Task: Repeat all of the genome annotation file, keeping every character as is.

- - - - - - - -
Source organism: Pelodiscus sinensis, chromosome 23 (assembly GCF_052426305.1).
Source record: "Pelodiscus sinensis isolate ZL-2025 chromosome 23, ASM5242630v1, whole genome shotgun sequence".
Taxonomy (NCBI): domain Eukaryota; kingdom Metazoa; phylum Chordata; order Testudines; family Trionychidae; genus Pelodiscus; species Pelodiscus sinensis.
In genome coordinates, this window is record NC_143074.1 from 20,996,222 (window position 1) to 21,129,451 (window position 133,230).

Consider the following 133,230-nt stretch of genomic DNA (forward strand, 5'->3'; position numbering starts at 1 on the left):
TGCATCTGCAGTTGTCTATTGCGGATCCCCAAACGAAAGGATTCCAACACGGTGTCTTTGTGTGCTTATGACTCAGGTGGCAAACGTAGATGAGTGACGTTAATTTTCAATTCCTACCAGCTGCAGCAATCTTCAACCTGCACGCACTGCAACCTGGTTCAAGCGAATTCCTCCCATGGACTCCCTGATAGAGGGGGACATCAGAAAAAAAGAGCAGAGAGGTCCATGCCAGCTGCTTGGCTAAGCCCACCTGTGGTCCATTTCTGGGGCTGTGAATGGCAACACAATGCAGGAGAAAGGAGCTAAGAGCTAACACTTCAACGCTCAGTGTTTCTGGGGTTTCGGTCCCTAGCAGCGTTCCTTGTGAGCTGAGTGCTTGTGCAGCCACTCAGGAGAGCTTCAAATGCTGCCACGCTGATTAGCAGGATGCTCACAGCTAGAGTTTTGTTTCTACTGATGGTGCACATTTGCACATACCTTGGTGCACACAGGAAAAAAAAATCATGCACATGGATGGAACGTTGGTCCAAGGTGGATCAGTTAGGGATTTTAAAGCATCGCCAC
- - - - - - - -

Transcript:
Source organism: Pelodiscus sinensis, chromosome 23 (assembly GCF_052426305.1).
Source record: "Pelodiscus sinensis isolate ZL-2025 chromosome 23, ASM5242630v1, whole genome shotgun sequence".
Taxonomy (NCBI): domain Eukaryota; kingdom Metazoa; phylum Chordata; order Testudines; family Trionychidae; genus Pelodiscus; species Pelodiscus sinensis.
In genome coordinates, this window is record NC_143074.1 from 20,996,222 (window position 1) to 21,129,451 (window position 133,230).

Consider the following 133,230-nt stretch of genomic DNA (forward strand, 5'->3'; position numbering starts at 1 on the left):
TGCATCTGCAGTTGTCTATTGCGGATCCCCAAACGAAAGGATTCCAACACGGTGTCTTTGTGTGCTTATGACTCAGGTGGCAAACGTAGATGAGTGACGTTAATTTTCAATTCCTACCAGCTGCAGCAATCTTCAACCTGCACGCACTGCAACCTGGTTCAAGCGAATTCCTCCCATGGACTCCCTGATAGAGGGGGACATCAGAAAAAAAGAGCAGAGAGGTCCATGCCAGCTGCTTGGCTAAGCCCACCTGTGGTCCATTTCTGGGGCTGTGAATGGCAACACAATGCAGGAGAAAGGAGCTAAGAGCTAACACTTCAACGCTCAGTGTTTCTGGGGTTTCGGTCCCTAGCAGCGTTCCTTGTGAGCTGAGTGCTTGTGCAGCCACTCAGGAGAGCTTCAAATGCTGCCACGCTGATTAGCAGGATGCTCACAGCTAGAGTTTTGTTTCTACTGATGGTGCACATTTGCACATACCTTGGTGCACACAGGAAAAAAAAATCATGCACATGGATGGAACGTTGGTCCAAGGTGGATCAGTTAGGGATTTTAAAGCATCGCCAC